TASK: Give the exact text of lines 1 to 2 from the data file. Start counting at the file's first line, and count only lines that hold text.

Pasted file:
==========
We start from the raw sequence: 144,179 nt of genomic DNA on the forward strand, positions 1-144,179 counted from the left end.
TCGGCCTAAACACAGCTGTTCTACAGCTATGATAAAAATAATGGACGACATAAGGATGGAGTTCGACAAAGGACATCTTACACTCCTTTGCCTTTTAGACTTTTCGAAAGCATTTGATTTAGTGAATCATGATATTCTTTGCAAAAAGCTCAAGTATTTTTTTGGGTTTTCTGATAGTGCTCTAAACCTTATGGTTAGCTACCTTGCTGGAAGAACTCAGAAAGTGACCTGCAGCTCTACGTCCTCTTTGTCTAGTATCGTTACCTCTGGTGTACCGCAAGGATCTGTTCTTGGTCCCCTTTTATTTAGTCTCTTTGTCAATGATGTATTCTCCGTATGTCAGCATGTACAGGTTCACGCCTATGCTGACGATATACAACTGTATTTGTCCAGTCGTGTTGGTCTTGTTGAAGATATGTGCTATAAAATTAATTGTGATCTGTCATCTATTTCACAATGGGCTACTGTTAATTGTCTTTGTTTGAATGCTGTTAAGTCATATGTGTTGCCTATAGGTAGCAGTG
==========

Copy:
We start from the raw sequence: 144,179 nt of genomic DNA on the forward strand, positions 1-144,179 counted from the left end.
TCGGCCTAAACACAGCTGTTCTACAGCTATGATAAAAATAATGGACGACATAAGGATGGAGTTCGACAAAGGACATCTTACACTCCTTTGCCTTTTAGACTTTTCGAAAGCATTTGATTTAGTGAATCATGATATTCTTTGCAAAAAGCTCAAGTATTTTTTTGGGTTTTCTGATAGTGCTCTAAACCTTATGGTTAGCTACCTTGCTGGAAGAACTCAGAAAGTGACCTGCAGCTCTACGTCCTCTTTGTCTAGTATCGTTACCTCTGGTGTACCGCAAGGATCTGTTCTTGGTCCCCTTTTATTTAGTCTCTTTGTCAATGATGTATTCTCCGTATGTCAGCATGTACAGGTTCACGCCTATGCTGACGATATACAACTGTATTTGTCCAGTCGTGTTGGTCTTGTTGAAGATATGTGCTATAAAATTAATTGTGATCTGTCATCTATTTCACAATGGGCTACTGTTAATTGTCTTTGTTTGAATGCTGTTAAGTCATATGTGTTGCCTATAGGTAGCAGTG